Both Stephanie and Rachel have to deal with major family changes. Neither one wants to tell the other what's going on at home.

Sometimes friendships change. Rachel doesn't want to lose Stephanie, but she also wants to have other friends—friends from music camp, friends from math class. Steph is threatened by this. If Rachel finds new friends, what will happen to their friendship? At the same time, Steph wants to be friends with Alison. And she doesn't know how to do that without trying to make Alison and Rachel friends too. As the new girl in town, Alison comes up with a way to attract new friends. But she's careful not to give away much about her family. She wants to be liked for herself. It's not easy for her to come into a friendship that has a long history. It's not easy being caught between Stephanie and Rachel.

The thing is, it's good to have friends from different parts of your life—school, activities, the neighborhood, summer. They won't all become your BFF, but that's okay.

I hope you enjoy these two novels about Stephanie, Rachel and Alison. I'd always planned to write three books, one from each girl's point of view. But I never got around to writing Alison's story. Maybe someday.

I'd love to hear from you. You can visit me online at
. Click on Book List, then on
Just as Long as We're Together
Here's to You, Rachel Robinson
to find out how I chose the titles for these two books, how I named the characters, and more.

Just as Long as We're Together

To my friend,


who touched my life with his courage, dignity
and never-ending sense of humor

Lola will always remember …


“Stephanie is into hunks,” my mother said to my aunt on Sunday afternoon. They were in the kitchen making potato salad and I was stretched out on the grass in our yard, reading. But the kitchen window was wide open so I could hear every word my mother and aunt were saying. I wasn't paying much attention though, until I heard my name.

At first I wasn't sure what my mother meant by
Stephanie is into hunks
, but I got the message when she added, “She's taped a poster of Richard Gere on the ceiling above her bed. She says she likes to look up at him while she's trying to fall asleep at night.”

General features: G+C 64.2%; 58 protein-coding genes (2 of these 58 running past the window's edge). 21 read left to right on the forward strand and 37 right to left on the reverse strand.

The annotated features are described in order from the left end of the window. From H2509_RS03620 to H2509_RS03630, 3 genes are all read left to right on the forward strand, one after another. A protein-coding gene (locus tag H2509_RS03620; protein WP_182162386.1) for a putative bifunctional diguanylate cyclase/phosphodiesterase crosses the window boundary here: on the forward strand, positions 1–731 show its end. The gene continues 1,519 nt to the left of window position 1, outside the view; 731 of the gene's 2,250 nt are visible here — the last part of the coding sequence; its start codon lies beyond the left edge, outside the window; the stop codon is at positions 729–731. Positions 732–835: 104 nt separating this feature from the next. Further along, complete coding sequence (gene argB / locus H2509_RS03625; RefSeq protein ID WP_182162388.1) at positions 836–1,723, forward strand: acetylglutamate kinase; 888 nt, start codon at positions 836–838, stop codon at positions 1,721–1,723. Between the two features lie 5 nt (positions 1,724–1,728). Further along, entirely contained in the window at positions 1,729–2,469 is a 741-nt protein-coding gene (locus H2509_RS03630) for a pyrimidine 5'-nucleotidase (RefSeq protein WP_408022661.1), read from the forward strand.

“Oh-oh,” Aunt Denise said. “You'd better have a talk with her.”

“She already knows about the birds and the bees,” Mom said.

“Yes, but what does she know about boys?” Aunt Denise asked.

It so happens I know plenty about boys. As for hunks, I've never known one personally. Most boys my age—and I'm starting seventh grade in two weeks—are babies. As for my Richard Gere poster, I didn't even know he was famous when I bought it. I got it on sale. The picture must have been taken a long time ago because he looks young, around seventeen. He was really cute back then. I love the expression on his face, kind of a half-smile, as if he's sharing a secret with me.

Actually, I don't call him Richard Gere. I call him Benjamin but my mother doesn't know that. To her he's some famous actor. To me, he's Benjamin Moore, he's seventeen and he's my first boyfriend. I love that name—Benjamin Moore. I got it off a paint can. We moved over the summer and for weeks our new house reeked of paint. While my room was being done I slept in my brother's room. His name is Bruce and he's ten. I didn't get a good night's sleep all that week because Bruce has nightmares.

Anyway, as soon as the painters were out of
my room I moved back in and taped up my posters. I have nineteen of them, not counting Benjamin Moore. And he's the only one on the ceiling. It took me all day to arrange my posters in just the right way and that night, as soon as my mother got home from work, I called her up to see them.